11. CHAPTER FIVE Reclaiming Hapsburg Croatia
    (pp. 121-139)

    Like Serbs, Croats feel aggrieved by their image in Western Europe, for some of the same reasons and for some different reasons. But today’s 4.5 million Croats, far more swiftly than Serbs, are exorcising the ultranationalist demons that drove the two peoples to torture and kill each other in World War II and again in the early 1990s. The proof of conversion came with the arrest in December 2005 of Ante Gotovina, the most wanted Croat indicted for war crimes, after the Zagreb government finally cracked down on his support network in the Croatian security services. With General Gotovina in...

  12. CHAPTER SIX Revising Dayton’s Bosnia
    (pp. 140-167)

    No spot in the Balkans illustrates the fundamental conundrum of institution, state, and especially democracy building by outsiders in a failed state more vividly than Bosnia-Herzegovina. Like Kosovo, it was clearly set up after the fighting ended as an international protectorate (though neither is formally so labeled); foreign administrators were made responsible, directly or ultimately, not only for foreign policy and security but also for domestic governance. Unlike Kosovo, however, Bosnia-Herzegovina was internationally recognized as a state from the beginning, and had no need to clarify its legal status. This has made it a somewhat more transparent test of state...

  13. CHAPTER SEVEN Rescuing Macedonia
    (pp. 168-187)

    If Macedonia, that borderland of borderlands, has now lost its reputation as a tinderbox, it owes its escape both to the inattention of history and to the intensive attention of the European Union. By its fifteenth birthday, the new state of 2 million had survived an almost successful assassination attempt on its first president; the overnight influx of more than 300,000 refugees from Kosovo, equal to 15 percent of the country’s population; armed ethnic clashes that looked like the start of a fifth war of the Yugoslav succession; and the death of its second president in an airplane crash.¹ In...

  14. CHAPTER EIGHT Inventing Albania
    (pp. 188-209)

    The burly young man on the Austrian Air flight with the ripped-off sleeves that displayed the tatoos on his upper arms—one of the Albanian flag, the other of Scanderbeg—was indisputably Albanian. When he noticed that the mother sitting in front of him was uncertain about airplane protocol, he kindly leaned forward to explain in Albanian that she must be sure to buckle up herself and her toddler. Yet when the stewardess came down the aisle, he spoke to her in Cockney. He was, it turned out, exercising his new freedom by studying sports therapy in England. He was...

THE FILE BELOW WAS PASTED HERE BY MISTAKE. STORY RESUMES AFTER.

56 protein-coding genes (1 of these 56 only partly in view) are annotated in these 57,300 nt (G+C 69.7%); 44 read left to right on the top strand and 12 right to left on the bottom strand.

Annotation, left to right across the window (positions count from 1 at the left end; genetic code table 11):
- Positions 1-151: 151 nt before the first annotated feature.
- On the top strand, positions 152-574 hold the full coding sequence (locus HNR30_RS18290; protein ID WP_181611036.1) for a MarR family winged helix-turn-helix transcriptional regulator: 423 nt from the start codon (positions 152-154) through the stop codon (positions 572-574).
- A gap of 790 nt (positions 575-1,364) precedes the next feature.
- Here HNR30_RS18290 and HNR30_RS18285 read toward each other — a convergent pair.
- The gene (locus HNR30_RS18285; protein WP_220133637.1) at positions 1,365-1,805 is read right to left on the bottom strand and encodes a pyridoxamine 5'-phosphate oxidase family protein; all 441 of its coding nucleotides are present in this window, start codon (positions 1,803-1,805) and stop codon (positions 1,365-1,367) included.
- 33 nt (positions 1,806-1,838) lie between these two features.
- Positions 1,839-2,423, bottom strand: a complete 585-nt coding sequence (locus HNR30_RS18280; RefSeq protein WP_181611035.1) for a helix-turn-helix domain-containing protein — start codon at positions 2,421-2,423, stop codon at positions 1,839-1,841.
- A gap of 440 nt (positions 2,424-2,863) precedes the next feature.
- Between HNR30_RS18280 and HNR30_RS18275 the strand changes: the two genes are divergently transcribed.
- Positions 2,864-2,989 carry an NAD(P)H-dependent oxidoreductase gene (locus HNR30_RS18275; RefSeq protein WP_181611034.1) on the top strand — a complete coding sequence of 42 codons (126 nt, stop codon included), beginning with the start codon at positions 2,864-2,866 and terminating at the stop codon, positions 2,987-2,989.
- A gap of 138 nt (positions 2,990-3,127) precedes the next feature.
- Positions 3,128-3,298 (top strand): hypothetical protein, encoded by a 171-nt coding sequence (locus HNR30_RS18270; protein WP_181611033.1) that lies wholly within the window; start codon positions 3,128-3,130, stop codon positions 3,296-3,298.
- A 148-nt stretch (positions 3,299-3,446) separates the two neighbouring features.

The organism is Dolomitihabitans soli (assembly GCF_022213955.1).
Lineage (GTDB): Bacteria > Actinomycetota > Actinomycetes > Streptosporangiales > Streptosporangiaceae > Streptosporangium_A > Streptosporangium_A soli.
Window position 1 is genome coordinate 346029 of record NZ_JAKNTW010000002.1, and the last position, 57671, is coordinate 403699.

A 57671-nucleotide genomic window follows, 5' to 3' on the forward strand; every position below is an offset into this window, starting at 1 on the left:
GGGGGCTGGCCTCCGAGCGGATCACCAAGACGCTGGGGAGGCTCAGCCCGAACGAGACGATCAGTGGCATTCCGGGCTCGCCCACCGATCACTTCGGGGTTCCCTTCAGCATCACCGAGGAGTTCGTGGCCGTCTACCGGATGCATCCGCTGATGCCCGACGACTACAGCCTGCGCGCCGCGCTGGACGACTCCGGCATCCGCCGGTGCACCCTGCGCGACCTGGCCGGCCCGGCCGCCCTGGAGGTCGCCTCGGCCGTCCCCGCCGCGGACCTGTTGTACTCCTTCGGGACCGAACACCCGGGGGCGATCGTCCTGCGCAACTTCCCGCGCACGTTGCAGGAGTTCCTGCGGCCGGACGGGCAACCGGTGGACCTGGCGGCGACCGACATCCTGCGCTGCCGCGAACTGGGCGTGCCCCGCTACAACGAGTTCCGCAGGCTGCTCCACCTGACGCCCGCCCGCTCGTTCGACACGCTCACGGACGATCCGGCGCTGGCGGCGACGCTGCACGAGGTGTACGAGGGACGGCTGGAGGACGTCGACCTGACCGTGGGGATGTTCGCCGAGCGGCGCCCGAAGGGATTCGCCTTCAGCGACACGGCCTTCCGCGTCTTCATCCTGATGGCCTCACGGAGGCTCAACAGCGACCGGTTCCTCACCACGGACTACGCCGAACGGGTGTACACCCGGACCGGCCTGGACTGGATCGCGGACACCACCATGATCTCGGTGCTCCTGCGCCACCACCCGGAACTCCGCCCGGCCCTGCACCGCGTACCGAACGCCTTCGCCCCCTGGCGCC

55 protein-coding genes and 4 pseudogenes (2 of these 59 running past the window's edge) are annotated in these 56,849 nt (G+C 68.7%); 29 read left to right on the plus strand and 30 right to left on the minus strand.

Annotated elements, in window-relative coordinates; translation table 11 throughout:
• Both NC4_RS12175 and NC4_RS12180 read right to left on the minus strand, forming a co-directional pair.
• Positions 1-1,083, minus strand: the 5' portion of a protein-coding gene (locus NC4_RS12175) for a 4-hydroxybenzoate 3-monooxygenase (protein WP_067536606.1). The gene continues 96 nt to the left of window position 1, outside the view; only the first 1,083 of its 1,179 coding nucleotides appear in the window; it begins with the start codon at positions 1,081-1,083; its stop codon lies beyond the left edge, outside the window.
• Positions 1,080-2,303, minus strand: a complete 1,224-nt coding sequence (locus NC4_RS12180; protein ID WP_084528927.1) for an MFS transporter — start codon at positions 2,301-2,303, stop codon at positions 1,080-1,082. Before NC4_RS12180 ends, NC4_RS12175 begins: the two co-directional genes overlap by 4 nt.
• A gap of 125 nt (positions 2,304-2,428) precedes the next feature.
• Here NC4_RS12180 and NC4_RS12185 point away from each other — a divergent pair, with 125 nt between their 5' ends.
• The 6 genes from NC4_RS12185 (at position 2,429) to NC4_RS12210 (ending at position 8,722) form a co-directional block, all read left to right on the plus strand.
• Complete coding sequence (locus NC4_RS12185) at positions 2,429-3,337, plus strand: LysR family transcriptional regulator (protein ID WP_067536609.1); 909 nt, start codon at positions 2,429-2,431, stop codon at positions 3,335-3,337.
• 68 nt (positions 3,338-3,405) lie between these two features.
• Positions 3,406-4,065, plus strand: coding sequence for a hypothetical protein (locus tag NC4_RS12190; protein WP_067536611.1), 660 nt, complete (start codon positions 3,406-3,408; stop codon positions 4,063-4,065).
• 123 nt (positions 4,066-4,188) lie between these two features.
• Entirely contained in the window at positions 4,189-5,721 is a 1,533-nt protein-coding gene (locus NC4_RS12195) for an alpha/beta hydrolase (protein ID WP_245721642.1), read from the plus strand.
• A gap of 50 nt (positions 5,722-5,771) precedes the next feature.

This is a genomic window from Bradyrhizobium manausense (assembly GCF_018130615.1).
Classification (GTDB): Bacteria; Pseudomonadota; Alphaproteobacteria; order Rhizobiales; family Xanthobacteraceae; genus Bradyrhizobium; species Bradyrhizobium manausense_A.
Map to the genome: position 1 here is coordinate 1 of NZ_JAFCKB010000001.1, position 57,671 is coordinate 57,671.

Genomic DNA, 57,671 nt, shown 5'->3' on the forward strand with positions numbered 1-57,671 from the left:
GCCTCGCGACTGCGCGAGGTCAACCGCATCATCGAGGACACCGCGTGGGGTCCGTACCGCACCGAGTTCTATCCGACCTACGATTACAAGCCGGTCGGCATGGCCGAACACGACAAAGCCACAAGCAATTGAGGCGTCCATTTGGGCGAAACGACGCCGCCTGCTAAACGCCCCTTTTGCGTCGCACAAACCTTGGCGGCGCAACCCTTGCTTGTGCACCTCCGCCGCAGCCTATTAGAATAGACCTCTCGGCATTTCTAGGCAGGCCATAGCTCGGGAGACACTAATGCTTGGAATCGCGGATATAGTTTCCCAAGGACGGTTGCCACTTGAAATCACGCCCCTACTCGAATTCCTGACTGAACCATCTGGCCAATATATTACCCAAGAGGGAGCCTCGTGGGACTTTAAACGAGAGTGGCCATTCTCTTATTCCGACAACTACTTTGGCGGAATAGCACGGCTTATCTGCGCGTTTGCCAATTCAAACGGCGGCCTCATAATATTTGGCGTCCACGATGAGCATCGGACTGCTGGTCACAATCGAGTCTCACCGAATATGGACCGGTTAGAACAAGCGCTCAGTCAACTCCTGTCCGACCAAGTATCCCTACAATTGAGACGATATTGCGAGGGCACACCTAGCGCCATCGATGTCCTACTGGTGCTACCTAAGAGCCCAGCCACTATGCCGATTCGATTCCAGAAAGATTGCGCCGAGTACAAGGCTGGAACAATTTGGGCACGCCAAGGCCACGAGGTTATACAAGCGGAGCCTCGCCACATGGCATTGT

15. CHAPTER NINE Demythologizing Serbia and Montenegro
    (pp. 210-239)

    Two souls, it would seem (to paraphrase Goethe), also lodge in Serbia’s breast. The mythic, macho one revels in the kind of untamed violence that won Serbia its independence from the Ottoman Empire; in the politics by assassination of the century-and-a-half contest between the Karadjordjevic and Obrenovic dynasties; in the stubborn resistance to Nazi German conquest; and in the special Serbinat, or “malevolent, vengeful and obstinate defiance,” as writer Aleksa Djilas defines it.¹ This spirit both is and is not anti-Western. It is not anti-Western in the sense of the late nineteenth- and early twentieth-century Germans and Russians, who...

  16. CHAPTER TEN Europeanizing the Balkans
    (pp. 240-269)

    In one offbeat dip into comparative political development, ebullient Bulgarian historian Ekaterina Nikova was invited to spend a year at the Slavic Research Center in Hokkaido just after the end of the eleven-week war in Kosovo. Inevitably, her fresh point of departure was Japan’s nineteenth-century controlled modernization and westernization in the Meiji Restoration. In her valedictory in Hokkaido, not entirely tongue in cheek, she had a go at comparing apples and daikons, contrasting the present transition in the “turbulent, neurotic, bankrupt, desperate Balkans” with Japan’s “serenity, calmness, silence, and feeling of safety” and the successful pretense in the Meiji transformation...

  17. CHAPTER ELEVEN Reaching Critical Mass
    (pp. 270-284)

    It’s easy enough to check off the boxes. Vigorous civil society: A+ for Serbia and, more surprisingly in any historical context, Bulgaria. Judiciary with aspirations to ethics and sophistication: yes for Serbia, Croatia, and Bosnia; “tries hard” at last for Romania; “could try harder” for Bulgaria. Refusal to abet war crimes suspects in evading arrest: F for Serbia, as of this writing. Parties that are more than just patronage networks, or at least some recognizable polyarchy: D for Albania, Kosovo, and Macedonia; rising C– for the Republika Srpska.¹ Liberation from rule by the old nomenklatura/kleptocracy: Republika Srpska, knock on wood,...

  18. Notes
    (pp. 285-352)
  19. References
    (pp. 353-372)
  20. Interviews
    (pp. 373-388)
  21. Index
    (pp. 389-412)
  22. Back Matter
    (pp. 413-414)